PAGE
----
The status quo is not an option -tackling the operating budget-


During the report of the Cleveland State University Faculty Senate president at the May 1 meeting, President Bill Bowen focused on the $17 million operating budget deficit.


“I recognize and I deeply regret that this is all going to cause some anxiety,” Bowen said. “but in my mind, we all deserve openness and transparency because this is our university.”


Bowen said that the deficit resulted from low enrollment and the board of trustees’ mandate for a balanced budget. Last year, he said, the faculty senate structural solutions committee convened to compile ways to fill the deficit gap. He added that this year the faculty senate planning and budget advisory committee took on the issue too.


He said the solution will involve increasing revenue, decreasing expenditures or some combination of the two. He explained that the operating budget paid for things such as gas, electricity, salary, computers and keeping the school running. However, as it stands now the university spends more money to educate students than it brings in.


“We’re not simply employees here, we are the university,” Bowen said. “While I remain very  optimistic about the future of this place, I think sometimes it has to be tempered by a little bit of tough-minded realism.”


Near the close of the meeting Cleveland State President Harlan Sands delivered his report to the senate. He said about 400 persons attended the town hall meetings to discuss the new strategic priorities.


Sands also noted that he met with the governor and the lieutenant governor twice and feels encouraged by the first increase in the State Share of Instruction (SSI) component in years. The SSI is the main subsidy Ohio provides to offset the instructional costs of public institutions.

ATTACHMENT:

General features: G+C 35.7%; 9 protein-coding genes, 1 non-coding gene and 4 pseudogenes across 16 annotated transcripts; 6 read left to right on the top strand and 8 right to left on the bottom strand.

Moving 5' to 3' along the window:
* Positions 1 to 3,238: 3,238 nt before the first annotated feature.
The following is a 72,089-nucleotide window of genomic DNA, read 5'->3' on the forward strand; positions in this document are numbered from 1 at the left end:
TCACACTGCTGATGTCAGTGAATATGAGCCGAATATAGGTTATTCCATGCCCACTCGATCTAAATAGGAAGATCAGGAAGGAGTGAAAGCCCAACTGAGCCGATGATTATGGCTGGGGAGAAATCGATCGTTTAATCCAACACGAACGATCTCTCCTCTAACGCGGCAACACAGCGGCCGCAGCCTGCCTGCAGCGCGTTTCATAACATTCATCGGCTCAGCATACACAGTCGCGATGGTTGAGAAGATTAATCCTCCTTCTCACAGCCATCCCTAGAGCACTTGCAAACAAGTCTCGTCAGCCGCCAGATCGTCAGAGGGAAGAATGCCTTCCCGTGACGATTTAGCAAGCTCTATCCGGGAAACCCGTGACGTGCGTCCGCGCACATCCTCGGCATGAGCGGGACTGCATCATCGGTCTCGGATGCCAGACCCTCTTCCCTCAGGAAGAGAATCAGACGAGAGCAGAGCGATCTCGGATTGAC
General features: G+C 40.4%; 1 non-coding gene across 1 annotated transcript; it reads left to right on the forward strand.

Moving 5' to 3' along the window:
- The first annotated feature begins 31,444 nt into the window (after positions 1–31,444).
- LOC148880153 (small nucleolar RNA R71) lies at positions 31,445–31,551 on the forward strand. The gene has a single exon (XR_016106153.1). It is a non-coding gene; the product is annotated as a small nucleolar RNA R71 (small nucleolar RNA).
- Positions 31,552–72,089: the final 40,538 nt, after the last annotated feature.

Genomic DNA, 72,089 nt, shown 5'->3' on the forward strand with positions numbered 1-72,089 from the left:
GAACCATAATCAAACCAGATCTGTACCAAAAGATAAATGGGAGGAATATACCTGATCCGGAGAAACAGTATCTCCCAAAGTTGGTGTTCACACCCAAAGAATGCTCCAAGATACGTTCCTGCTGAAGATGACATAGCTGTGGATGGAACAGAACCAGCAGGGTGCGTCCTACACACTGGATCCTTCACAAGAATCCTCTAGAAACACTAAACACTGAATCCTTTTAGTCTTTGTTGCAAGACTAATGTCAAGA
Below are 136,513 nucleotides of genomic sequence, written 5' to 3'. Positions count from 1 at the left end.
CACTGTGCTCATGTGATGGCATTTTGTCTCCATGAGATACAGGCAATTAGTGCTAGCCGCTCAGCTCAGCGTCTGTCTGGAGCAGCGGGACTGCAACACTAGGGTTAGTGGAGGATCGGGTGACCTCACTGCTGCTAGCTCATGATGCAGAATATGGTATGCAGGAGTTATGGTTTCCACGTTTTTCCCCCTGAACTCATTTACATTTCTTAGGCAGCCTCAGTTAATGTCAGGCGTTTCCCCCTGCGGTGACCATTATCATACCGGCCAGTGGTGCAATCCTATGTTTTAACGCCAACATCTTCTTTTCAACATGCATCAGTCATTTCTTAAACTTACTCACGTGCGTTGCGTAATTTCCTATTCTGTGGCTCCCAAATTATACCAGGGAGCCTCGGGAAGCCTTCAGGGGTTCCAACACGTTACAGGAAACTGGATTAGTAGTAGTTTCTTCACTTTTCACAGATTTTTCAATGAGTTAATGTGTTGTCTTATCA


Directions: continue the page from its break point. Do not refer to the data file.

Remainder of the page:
To conclude the meeting, Student Government Association President Samia Shaheen gave her last report. She said SGA registered 250 students to vote through the “Vike the Vote” drive. SGA also established a lounge for first-generation college students in Berkman Hall. The organization also worked with various faculty members to create the textbook affordability survey and implemented the textbook hero awards for professors who used open access materials in their classes.

Campus food Pantry Vift Up Vikes! to receive $1 million gift


Berinthia R. LeVine, executive director of the CSU Foundation, announced at the March board of trustees meeting that campus pantry Lift Up Vikes! will receive a $1-million gift from Char and Chuck Fowler, The Char and Chuck Fowler Family Foundation, to move from the rec center and into a new space in Berkman Hall.


“Creating a resource pantry and resource center,” LeVine said. “The additional $700,000 will go to an emergency grant fund for our students.”


“As if this hasn’t been a good enough month,” Cleveland State President Harlan M. Sands said. “This is even a surprise, I think to our board chair. I’ve been keeping this one fairly close hold.”